Say the word out lout: “Janjaweed”. The first set of images and word that tend to flash into people’s minds are “devil on horseback”, “militia”, “genocide”, “Arab”. But beyond these clips of words and phrases and images, do we really know who the Janjaweed are? Where they come from? What role do they truly play in this conflict and do they play this role? If we want to end the crisis in Darfur, we need to understand where these actors are coming from.
The Janjaweed come largely from a northern Darfur tribe called the Rizeygat. Very little is known about them except they are nomadic camel-herders. They are incredibly isolated and have been excluded, neglected, and manipulated by the Government of Sudan. They have little to no access to education, healthcare, political representation, etc.
As nomadic herders, the Rizeygats travel across Darfur and cross paths frequently with tribes more sedentary farming tribes like the Fur, Zaghawa, and Massalit. Over history, they have intermarried with these tribes, cooperated with these tribes, and have also competed and clashed many times with these tribes over issues of land. These clashes have intensified recently as the expanding Sahara desert has pushed the herders further into the farmers’ land.
So in 2003, when rebel groups from the Fur, Massalit, and Zaghawa tribes attacked a government airbase in Darfur, the government decided to go to the Rizeygat and offered their militiamen salaries, weapons, and support for carrying out their military campaign against the Fur, Zaghawa, and Massalit. For many Rizeygat, particularly the youth who were facing bleak prospects for education and survival, the salary, security, and support offered by the government’s offer made sense. The government has also worked to highlight and leverage ethnic differences between the tribes, polarizing them greatly in a short time.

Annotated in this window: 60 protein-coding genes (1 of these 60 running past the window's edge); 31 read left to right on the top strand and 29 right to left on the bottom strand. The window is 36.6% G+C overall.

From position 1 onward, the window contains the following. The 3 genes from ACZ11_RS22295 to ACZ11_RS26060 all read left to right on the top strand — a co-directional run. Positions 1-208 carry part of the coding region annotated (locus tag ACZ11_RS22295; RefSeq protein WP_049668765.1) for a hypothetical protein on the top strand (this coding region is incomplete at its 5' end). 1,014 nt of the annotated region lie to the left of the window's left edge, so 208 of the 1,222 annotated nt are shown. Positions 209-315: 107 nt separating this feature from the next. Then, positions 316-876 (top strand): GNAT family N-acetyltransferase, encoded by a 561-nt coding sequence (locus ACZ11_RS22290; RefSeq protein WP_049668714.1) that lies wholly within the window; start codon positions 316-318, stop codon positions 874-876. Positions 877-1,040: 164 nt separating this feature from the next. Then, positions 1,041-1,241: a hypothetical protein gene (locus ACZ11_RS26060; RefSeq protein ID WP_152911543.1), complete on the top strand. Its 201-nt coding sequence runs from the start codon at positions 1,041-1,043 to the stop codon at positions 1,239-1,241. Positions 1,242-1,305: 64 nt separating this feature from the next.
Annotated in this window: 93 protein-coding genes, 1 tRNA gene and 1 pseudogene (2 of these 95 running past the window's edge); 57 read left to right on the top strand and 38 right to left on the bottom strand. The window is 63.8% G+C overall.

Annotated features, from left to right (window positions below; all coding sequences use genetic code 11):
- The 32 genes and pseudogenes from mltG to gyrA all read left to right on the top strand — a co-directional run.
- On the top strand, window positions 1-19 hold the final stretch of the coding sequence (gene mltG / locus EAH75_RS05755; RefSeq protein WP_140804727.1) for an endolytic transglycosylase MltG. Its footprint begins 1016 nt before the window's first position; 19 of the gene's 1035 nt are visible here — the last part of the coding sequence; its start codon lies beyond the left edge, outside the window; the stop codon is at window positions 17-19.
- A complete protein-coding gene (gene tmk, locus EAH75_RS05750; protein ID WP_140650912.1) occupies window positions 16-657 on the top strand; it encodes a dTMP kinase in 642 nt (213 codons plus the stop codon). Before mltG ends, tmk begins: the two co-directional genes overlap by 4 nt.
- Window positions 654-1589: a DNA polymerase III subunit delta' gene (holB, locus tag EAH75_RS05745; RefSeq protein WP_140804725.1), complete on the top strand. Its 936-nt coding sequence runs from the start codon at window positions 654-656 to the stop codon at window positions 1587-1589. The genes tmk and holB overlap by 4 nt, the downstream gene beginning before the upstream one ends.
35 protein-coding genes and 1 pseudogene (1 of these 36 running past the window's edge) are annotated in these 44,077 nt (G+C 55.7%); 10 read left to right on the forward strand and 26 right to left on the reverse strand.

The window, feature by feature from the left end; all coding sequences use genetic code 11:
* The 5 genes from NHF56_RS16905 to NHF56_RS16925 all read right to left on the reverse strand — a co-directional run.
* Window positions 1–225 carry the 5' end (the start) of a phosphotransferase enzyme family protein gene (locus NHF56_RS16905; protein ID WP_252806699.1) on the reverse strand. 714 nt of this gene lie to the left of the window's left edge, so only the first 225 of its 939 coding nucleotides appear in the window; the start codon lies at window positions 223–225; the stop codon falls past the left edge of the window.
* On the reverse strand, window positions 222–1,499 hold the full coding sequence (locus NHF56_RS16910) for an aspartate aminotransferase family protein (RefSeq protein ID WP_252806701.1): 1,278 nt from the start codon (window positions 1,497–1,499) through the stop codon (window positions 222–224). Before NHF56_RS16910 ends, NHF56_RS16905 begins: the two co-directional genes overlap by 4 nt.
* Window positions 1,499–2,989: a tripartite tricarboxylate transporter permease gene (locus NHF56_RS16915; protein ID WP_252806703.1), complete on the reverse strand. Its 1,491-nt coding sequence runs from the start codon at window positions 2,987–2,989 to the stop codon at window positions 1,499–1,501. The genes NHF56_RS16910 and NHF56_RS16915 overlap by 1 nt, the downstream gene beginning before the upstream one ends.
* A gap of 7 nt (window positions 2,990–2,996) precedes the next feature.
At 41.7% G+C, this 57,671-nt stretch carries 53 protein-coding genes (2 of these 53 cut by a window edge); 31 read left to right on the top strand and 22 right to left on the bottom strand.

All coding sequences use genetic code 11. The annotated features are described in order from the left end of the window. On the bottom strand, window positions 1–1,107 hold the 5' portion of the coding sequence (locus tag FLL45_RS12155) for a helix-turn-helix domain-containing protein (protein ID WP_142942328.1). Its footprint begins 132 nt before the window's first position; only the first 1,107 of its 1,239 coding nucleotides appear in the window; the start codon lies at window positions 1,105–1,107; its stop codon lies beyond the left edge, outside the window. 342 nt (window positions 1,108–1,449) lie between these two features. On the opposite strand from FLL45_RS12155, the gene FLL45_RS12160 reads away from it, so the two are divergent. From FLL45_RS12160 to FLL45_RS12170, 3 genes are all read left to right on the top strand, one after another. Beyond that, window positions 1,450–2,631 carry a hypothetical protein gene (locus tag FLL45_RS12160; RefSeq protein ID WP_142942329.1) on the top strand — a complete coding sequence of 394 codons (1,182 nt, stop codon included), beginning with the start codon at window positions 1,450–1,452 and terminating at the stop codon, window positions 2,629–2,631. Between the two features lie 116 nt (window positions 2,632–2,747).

However, many Rizeygat have not been militarized and do not understand why the world lumps them into the category of “devil on horseback”. This has created a great amount of resentment among the Rizeygat who only see aid workers helping displaced Fur, Massalit, and Zaghawa and not their tribes.
So now that we know where the Janjaweed come from, how do we bring them off the path of destructive and genocidal violence? The Rizeygat community who is not participating in the Janjaweed needs to be incorporated into the peace process and recognized as a significant player. We can encourage a new generation of leadership that stays away from militarization as a livelihood and way of survival. And we can encourage that culture of non-militarized existence by helping this community get access to water, good education, and political representation and accountability.
This is one way we can work to cool the flame of conflict not just in this generation, but in generations to come. It’s time to lay the groundwork for future generations of peace in the shifting sands of Darfur, and to do that we must know where all the key players truly stand.